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Lucy Kellaway - not as good at teaching as she thought she’d be by now

(16 Posts)
noblegiraffe Thu 12-Apr-18 18:06:14

Lucy Kellaway is the high-profile financial journalist who was so convinced that going into teaching would be fab that she set up an entire training route (NowTeach) before training. She’s now on her training year and writing updates for the FT about how it’s going. This one takes her up to Easter.

She seems to be enjoying it and doing well, but gratifyingly has written this: “The disappointing news is that overall I am nowhere near the good teacher I want to be — or thought I would be. I continue to defy those FT readers who emailed 18 months ago when I announced I was leaving journalism to say: lucky kids, you’ll be a marvellous teacher.

Back then I privately agreed with them. I reasoned I would be a natural because I like performing. I’m resilient. I like teenagers. I like maths. I care about social mobility. I like the routine of schools. And I am frightening, so discipline would not be a problem. What else was there?

It turns out there is a great deal else.”

It is so nice to read someone who thought that they’d be a good teacher, and on paper looking like they should be a natural, admitting that actually it’s not as easy as they expected.

I really wish the DfE would wake up to the fact that new teachers really aren’t going to be fantastic immediately and that experience is valuable. And then look to retain teachers instead of frantically trying to replace them.

OP’s posts: |
AndhowcouldIeverrefuse Thu 12-Apr-18 18:16:11

Ah she is being quite honest isn't she? I read her Christmas update. Hats off - she is still there and she is keeping up some enthusiasm.

GHGN Thu 12-Apr-18 19:25:37

I followed her story since the beginning and I think she will be doing a good job if she is being honest to herself. The only problem I can think of is how long she can keep it up for. When I was an NQT and in the second year, I tried so many things and always aimed to be the best teacher that I could be. I thought I was a natural born teacher with promotions quickly followed.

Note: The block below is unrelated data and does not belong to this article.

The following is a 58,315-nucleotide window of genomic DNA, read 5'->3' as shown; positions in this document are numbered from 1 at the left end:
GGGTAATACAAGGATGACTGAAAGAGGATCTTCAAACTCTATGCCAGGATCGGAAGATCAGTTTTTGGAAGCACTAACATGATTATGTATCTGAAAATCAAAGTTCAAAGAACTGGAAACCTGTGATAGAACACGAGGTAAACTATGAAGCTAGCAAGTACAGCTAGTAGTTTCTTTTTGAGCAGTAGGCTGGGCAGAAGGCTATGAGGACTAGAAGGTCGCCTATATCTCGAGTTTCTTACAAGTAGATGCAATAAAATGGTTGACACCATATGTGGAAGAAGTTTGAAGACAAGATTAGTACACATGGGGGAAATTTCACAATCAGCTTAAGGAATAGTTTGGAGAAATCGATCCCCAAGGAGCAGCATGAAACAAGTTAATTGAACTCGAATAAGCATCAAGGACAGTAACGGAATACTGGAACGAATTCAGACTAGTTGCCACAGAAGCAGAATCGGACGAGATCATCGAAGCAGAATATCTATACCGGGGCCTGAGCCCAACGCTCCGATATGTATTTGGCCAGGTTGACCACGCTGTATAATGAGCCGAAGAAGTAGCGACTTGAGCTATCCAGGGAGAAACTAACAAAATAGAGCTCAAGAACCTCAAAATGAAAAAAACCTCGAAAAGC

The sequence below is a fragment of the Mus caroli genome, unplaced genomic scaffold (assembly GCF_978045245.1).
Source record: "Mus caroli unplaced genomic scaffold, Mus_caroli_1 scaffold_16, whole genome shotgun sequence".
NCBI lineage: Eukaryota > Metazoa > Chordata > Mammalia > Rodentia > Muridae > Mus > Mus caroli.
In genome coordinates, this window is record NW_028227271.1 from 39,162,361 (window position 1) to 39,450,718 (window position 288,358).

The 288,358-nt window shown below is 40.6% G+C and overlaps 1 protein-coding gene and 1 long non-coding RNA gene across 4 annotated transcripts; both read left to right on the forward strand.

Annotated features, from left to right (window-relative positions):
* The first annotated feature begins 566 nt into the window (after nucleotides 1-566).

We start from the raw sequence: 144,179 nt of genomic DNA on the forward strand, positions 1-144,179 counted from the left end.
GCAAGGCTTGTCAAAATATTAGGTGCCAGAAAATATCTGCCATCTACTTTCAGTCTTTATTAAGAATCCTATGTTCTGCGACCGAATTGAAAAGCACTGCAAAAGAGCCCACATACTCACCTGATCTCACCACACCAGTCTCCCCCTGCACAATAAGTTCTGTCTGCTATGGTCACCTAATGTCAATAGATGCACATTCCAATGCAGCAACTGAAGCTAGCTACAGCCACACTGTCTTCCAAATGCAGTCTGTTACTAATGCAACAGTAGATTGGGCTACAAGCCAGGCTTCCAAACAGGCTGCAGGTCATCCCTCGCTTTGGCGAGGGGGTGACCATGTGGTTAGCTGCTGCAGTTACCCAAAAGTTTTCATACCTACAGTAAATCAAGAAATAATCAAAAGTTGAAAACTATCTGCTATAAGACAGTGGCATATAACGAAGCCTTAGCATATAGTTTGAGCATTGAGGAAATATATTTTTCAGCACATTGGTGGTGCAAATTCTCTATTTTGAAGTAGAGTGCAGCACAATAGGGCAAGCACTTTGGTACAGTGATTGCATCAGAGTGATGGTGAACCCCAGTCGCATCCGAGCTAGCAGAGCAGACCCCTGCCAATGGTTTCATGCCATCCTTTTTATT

Fast forward a few years later, I just want to leave work at school and can’t be bothered to do anything else at home. I still am looking forward to going back to work after a holiday but I have no enthusiasm for the job. I have plenty of good plans but they have been plans for a few years now.

FellOutOfBed2wice Thu 12-Apr-18 19:28:27

Very interesting- hadn’t heard of this so reading and passing on to DH who is also a teacher.

GHGN I feel like I could have written that last post. I had five amazing years and now I feel like I’ve peaked and am treading water a bit. I wonder actually if this is standard for most teachers.

thatone Thu 12-Apr-18 20:54:53

Thanks for the link OP, that was a very interesting read.

Cicera Thu 12-Apr-18 22:39:54

Good to see she's developing into a reflective practitioner wink

Piggywaspushed Fri 13-Apr-18 08:44:40

Meanwhile, a couple f weeks ago, I read an article in The Times about another high flier on the programme who had given up. In the end , very few will complete this programme. LK kind of has to, doesn't she!

physicskate Fri 13-Apr-18 09:04:55

ghgn I was similar. That's when I got put because I know the kids deserve more than someone burnt out and lacklustre like myself.